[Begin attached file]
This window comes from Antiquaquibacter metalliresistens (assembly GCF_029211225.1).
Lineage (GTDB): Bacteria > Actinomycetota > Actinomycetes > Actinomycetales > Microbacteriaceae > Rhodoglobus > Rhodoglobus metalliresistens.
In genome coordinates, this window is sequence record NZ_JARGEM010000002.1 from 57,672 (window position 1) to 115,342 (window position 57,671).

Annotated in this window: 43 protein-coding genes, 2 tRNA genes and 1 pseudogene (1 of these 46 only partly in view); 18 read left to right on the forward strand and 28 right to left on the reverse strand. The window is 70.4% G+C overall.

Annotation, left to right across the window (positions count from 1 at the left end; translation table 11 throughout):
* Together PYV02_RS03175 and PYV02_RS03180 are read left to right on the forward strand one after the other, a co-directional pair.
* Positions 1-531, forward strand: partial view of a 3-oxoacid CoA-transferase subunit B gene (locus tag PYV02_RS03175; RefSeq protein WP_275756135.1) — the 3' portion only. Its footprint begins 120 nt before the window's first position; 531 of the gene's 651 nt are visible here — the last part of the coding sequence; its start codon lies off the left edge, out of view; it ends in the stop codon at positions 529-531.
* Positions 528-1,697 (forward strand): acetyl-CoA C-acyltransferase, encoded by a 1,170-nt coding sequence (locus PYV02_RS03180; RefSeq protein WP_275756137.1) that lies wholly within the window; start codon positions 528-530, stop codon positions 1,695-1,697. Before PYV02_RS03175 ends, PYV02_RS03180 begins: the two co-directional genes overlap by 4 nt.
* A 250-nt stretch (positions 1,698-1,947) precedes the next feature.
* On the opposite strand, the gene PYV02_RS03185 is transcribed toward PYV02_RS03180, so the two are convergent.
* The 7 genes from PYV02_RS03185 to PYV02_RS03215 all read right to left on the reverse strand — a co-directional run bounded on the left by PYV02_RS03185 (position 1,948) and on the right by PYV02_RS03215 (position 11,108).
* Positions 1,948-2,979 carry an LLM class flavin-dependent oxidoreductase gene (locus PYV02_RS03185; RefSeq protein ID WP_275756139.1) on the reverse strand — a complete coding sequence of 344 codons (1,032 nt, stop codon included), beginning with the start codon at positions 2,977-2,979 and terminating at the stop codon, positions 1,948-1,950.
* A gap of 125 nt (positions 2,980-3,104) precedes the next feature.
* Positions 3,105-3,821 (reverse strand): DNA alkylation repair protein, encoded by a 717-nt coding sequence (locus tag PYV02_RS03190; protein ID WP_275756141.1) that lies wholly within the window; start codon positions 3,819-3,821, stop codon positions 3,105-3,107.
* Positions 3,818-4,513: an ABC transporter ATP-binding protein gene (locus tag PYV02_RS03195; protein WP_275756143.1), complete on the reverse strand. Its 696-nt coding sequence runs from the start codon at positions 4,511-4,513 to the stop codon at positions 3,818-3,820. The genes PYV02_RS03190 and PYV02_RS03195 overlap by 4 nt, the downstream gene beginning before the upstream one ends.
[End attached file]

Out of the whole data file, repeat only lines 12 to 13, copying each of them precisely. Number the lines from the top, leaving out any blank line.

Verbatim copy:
* Positions 1,948-2,979 carry an LLM class flavin-dependent oxidoreductase gene (locus PYV02_RS03185; RefSeq protein ID WP_275756139.1) on the reverse strand — a complete coding sequence of 344 codons (1,032 nt, stop codon included), beginning with the start codon at positions 2,977-2,979 and terminating at the stop codon, positions 1,948-1,950.
* A gap of 125 nt (positions 2,980-3,104) precedes the next feature.